Many students find themselves struggling to keep up with their schoolwork while juggling a part-time job. Most students could not imagine juggling their schoolwork with a full-time job, much less a full-time job and a 2-year-old daughter, but that is the norm for senior Ashelynn Burt-Jones.
Burt-Jones gave birth to her daughter during her freshman year when she was 15 years old. Her daughter is now almost 3 years old, and Burt-Jones is a senior set to graduate with her class in June. According to the Centers for Disease Control and Prevention (CDC), only 50 percent of teen mothers receive a high school diploma by the age of 22, as compared to the 90 percent of women who do not give birth in high school.
“Yeah, I think I do [defy stereotypes],” Burt-Jones said. “How? I don’t know. A lot of girls drop out of school or a lot of girls put the baby on their mother. None of those are things I’ve really done, like my mom doesn’t do anything for my daughter—I do everything. I go to work after school, and I’m full-time at work [at Waffle House].”
Burt-Jones does not plan on stopping at her high school diploma, and she intends on continuing to a higher education.
“My plans for school haven’t changed at all,” Burt-Jones said. “I’m still going to go to Georgia State University, but instead of me being able to live on campus, I’m going to get my first apartment with [my daughter], so that’s exciting. It hasn’t changed at all.”
When Burt-Jones first revealed her pregnancy to her family and peers, it attracted criticism from some.
“I didn’t face any criticism from my friends to my face, but I did from my family,” Burt-Jones said. “They believed that I was better than that, and I was about to go to the North Carolina School of Science and Math and that jeopardized that, so I just came here to Northwood. That was really the only criticism I got.”
However, Burt-Jones did not let this impact her negatively.
“I thought [the criticism] would affect me a lot more than it did, but it actually didn’t affect me,” Burt-Jones said. “It actually motivated me much more than it affected me. I’ve taken about 12 honors classes since freshman year and three AP classes. I’ve been able to study and take care of her. I actually make her study her ABCs and stuff like that.”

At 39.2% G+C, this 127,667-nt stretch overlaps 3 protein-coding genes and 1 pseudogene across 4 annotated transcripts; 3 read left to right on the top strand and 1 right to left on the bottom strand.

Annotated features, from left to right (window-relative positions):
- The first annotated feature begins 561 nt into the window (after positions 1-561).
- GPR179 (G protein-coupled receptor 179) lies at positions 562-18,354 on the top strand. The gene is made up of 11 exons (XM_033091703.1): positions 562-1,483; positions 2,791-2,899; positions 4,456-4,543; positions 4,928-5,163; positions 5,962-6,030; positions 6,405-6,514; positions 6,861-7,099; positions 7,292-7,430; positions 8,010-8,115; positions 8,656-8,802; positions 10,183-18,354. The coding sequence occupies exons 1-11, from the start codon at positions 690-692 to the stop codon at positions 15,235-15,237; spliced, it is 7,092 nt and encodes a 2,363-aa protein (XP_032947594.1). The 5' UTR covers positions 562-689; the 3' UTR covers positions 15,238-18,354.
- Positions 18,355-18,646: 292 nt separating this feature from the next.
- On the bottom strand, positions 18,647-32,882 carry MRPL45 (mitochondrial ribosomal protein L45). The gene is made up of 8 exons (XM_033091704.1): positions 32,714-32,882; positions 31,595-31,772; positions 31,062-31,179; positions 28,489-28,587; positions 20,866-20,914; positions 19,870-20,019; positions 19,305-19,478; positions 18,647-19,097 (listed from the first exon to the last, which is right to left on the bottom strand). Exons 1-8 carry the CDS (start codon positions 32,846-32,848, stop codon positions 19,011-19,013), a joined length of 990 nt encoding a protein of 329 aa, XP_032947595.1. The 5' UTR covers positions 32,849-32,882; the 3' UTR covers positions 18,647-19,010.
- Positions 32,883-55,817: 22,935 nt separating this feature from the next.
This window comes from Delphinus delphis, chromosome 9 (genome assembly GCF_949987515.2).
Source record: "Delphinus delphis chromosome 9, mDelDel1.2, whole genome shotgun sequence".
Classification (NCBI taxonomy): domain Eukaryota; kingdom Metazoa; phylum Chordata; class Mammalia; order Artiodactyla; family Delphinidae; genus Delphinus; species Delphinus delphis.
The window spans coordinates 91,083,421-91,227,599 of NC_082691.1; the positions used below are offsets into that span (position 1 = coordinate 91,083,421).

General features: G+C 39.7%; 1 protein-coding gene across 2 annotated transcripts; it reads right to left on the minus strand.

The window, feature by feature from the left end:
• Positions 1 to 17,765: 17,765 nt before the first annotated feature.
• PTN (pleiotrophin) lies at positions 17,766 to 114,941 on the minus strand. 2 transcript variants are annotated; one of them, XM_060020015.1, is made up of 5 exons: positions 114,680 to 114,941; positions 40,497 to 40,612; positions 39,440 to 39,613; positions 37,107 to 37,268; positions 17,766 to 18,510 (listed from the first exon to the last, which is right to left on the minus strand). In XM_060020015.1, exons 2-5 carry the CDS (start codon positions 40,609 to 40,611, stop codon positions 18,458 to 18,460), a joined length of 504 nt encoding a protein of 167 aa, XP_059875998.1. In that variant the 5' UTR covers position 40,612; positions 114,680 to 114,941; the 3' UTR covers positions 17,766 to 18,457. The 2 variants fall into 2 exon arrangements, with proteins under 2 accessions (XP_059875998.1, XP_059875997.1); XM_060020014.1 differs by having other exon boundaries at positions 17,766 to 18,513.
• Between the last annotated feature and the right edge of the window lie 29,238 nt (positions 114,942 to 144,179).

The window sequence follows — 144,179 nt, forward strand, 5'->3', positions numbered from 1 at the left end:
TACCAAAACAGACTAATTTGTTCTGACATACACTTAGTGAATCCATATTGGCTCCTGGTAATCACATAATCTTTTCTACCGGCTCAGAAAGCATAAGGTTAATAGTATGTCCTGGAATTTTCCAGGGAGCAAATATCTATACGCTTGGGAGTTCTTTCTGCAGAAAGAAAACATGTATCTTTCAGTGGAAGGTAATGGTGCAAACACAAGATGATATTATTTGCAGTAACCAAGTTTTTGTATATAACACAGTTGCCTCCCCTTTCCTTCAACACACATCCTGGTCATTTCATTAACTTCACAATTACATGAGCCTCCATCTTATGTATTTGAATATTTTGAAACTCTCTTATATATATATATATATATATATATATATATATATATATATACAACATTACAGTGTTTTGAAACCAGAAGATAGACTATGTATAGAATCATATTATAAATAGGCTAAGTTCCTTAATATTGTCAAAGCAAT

Although a typical day for Burt-Jones is likely different than a typical day for most students, starting with taking her daughter to daycare before heading to school and ending with putting her to bed and doing homework until well past midnight, Burt-Jones does not want to be treated differently than other students.
“When I was first pregnant with her, a lot of teachers told me I was able to eat in class but other students weren’t and other stuff like that… but I didn’t want me being pregnant or me having a daughter to change [things],” Burt-Jones said. “I didn’t want to be the outcast in class, so I always did what the other students did. If I was hungry, I would wait until after class while I was pregnant with her. Even now when they’re like, ‘Oh, you can turn it in Monday,’ I’m like, ‘No, I’ll make sure I have it in on the due date,’ because I don’t think that’s fair.”
According to the CDC, in 2015, 229,715 babies were born to women aged 15–19 years, for a birth rate of 22.3 per 1,000 women in this age group. Although this is 8 percent lower than 2014, the United States still has one of the highest rates of teen pregnancy of western industrialized nations.
As for Burt-Jones, she believes the only way to handle a situation like her own is to take responsibility.
“Don’t give up, and don’t make excuses,” Burt-Jones said. “I do this by myself. Her dad is definitely active in her life 100 percent, but as far as my parents, they don’t really do anything for her, so I don’t think an excuse should ever be an option, like ‘Well, I didn’t finish high school because I had a daughter and I didn’t have anyone to take care of her.’ I mean, there are so many resources out there for girls. You just have to talk to people. Really letting people know what’s going on is the best thing I’ve learned.”
– By Chloe Maynard